The Southern California Climate Adaptation Project was initiated to improve understanding about the vulnerability of important southern California habitats to climate change and to develop adaptation strategies designed to reduce vulnerabilities and/or increase resilience of habitats. This project used a collaborative, stakeholder-driven process that involved soliciting input from land and resource managers, conservation practitioners, scientists, and others from federal and state agencies, universities, and nongovernmental organizations.
The primary purpose of this Strategy is to outline specific sub-strategies and recommendations to fulfill the stated adaptation goal and associated objectives (explained in Section 2). The overarching public purpose of the Strategy is to reduce the impacts of climate change through effective risk management. The Strategy is intended as a proactive approach in response to the findings of the vulnerability assessment conducted for the Metro-Boston Region.
Our world is in peril. Global warming, climate change, and alterations to land, water and air all threaten human and environmental welfare. The problems are urgent and solutions are needed now. At the Environmental Change Initiative (ND-ECI), over 50 researchers have come together from almost every discipline to find these solutions. We work hand-in-hand with partners to do research that matters to society, answering the most critical environmental questions of our time:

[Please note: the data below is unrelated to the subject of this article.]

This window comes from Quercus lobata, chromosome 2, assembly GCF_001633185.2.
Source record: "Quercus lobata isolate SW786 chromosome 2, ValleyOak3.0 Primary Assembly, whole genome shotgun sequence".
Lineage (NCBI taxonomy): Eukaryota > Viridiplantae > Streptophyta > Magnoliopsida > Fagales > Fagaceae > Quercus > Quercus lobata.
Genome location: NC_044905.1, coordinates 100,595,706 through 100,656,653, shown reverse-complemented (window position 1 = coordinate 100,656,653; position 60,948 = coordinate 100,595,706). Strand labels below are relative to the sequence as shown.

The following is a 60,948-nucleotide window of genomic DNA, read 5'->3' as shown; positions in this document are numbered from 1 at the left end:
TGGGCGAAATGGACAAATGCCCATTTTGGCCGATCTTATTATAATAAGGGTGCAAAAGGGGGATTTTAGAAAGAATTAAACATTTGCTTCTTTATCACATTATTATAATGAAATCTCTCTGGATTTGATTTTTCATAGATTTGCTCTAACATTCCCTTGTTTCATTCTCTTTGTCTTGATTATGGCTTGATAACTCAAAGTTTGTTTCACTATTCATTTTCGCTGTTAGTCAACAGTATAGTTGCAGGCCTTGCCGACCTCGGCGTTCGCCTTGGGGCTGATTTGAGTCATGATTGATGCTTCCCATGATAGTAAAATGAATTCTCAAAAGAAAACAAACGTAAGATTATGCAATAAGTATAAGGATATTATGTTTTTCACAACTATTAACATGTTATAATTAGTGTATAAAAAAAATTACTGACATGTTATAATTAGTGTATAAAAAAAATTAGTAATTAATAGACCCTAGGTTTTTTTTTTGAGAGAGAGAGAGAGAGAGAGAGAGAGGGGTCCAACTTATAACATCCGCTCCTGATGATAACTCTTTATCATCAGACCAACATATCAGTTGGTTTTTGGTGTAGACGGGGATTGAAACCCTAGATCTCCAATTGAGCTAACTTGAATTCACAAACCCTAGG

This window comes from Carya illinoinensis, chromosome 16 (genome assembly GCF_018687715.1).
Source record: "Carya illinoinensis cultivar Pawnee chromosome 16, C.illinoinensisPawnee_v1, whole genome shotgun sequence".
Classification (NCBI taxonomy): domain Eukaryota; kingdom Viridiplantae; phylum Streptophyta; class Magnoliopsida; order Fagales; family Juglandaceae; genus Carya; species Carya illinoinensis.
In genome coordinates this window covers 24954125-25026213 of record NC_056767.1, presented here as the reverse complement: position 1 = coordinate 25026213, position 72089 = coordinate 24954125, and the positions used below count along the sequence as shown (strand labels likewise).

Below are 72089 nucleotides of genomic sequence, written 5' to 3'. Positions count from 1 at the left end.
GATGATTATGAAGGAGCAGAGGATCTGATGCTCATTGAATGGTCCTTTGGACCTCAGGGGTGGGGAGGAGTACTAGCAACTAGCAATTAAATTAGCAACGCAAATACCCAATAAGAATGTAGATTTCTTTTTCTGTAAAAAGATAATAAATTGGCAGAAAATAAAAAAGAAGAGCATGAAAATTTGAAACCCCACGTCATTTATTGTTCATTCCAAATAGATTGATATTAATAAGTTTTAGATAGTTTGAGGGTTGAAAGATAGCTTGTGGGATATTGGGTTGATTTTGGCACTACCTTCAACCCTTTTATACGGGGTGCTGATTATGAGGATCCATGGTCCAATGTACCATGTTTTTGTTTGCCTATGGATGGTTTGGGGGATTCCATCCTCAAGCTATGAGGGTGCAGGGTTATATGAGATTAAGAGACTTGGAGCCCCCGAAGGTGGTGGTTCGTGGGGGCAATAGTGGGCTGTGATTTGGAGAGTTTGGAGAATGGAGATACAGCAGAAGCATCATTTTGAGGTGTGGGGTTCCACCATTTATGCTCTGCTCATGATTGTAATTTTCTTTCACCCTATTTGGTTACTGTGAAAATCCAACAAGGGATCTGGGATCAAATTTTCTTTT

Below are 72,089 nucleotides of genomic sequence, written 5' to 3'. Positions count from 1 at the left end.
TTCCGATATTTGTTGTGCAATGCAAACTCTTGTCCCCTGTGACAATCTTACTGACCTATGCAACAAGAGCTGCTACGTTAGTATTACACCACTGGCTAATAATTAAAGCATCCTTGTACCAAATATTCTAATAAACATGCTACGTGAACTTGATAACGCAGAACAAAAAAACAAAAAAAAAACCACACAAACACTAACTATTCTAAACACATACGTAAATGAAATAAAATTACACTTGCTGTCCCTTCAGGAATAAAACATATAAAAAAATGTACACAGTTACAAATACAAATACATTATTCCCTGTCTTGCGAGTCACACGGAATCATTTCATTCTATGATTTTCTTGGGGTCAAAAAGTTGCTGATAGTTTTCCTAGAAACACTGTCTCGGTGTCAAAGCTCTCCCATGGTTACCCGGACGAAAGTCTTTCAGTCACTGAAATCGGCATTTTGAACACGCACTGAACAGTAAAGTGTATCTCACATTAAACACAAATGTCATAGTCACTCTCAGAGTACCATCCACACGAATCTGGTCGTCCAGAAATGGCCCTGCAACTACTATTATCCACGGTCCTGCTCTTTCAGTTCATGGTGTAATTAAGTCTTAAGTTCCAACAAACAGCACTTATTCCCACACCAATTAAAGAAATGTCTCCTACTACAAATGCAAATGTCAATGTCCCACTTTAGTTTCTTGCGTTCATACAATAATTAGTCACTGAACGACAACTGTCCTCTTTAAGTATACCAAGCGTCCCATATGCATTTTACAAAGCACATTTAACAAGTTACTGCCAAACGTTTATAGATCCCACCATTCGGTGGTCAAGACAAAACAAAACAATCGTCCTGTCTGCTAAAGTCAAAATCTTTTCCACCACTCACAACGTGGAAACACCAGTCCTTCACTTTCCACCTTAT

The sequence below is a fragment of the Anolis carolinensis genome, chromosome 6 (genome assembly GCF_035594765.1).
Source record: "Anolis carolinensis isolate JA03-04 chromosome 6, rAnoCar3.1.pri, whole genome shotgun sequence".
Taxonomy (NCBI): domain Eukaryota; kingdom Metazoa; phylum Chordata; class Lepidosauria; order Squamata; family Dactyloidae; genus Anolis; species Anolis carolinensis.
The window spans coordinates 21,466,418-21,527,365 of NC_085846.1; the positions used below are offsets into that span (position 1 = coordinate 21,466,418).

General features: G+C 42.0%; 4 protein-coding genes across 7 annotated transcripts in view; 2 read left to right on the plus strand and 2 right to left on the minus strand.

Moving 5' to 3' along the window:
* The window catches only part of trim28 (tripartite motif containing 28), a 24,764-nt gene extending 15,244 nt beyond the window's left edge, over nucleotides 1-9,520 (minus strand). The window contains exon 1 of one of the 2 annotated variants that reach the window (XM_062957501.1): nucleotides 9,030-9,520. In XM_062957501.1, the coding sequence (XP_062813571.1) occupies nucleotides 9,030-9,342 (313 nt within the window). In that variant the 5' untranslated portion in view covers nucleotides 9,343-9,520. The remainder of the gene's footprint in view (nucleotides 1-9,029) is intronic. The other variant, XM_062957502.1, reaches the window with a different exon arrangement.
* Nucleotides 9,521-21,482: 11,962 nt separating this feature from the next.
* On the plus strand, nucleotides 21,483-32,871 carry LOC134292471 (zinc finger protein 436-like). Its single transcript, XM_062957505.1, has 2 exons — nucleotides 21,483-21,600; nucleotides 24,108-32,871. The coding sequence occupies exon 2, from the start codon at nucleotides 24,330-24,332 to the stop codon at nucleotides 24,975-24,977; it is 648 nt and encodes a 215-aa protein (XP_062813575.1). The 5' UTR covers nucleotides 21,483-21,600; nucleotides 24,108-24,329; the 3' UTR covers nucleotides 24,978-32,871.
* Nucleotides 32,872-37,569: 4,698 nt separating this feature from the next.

The Midwest and the Mississippi Alluvial Valley currently contribute the greatest nutrient load to the Gulf of Mexico hypoxic zone. Modifying the design or shifting the location of conservation practices can provide benefits for wildlife, water quality, energy and agriculture, making program dollars go farther and appeal to more land managers.
This year-long research project from ACT (the Adaptation to Climate Change Team) at Simon Fraser University’s Pacific Water Research Centre focused on the Still Creek watershed, which is shared between the cities of Vancouver and Burnaby. One of only two daylit creeks (i.e. creeks free of culverts and paved channels) remaining in Vancouver, Still Creek underwent significant environmental degradation as a result of urbanization.
Climate change poses some of the most significant risks for the preservation of coastal cultural resources or cultural heritage. As a result, more research is needed to facilitate the design and implementation of feasible and transparent adaptation strategies for cultural resources under changing climate conditions. In this paper, we begin to explore the challenges and opportunities that face cultural resource managers as they begin to grapple with climate change adaptation planning in dynamic coastal environments.
This Economic Guide provides a standard economic methodology for evaluating investment decisions aimed to improve the ability of communities to adapt to, withstand, and quickly recover from disruptive events.
Changes in climate create diverse challenges across the U.S. energy system. Some energy infrastructure assets have already suffered damage or disruption in services from a variety of climate-related impacts, such as higher temperatures, rising sea levels, and more severe weather events. In the absence of concerted action to improve resilience, energy system vulnerabilities pose a threat to America’s national security, energy security, economic well- being, and quality of life.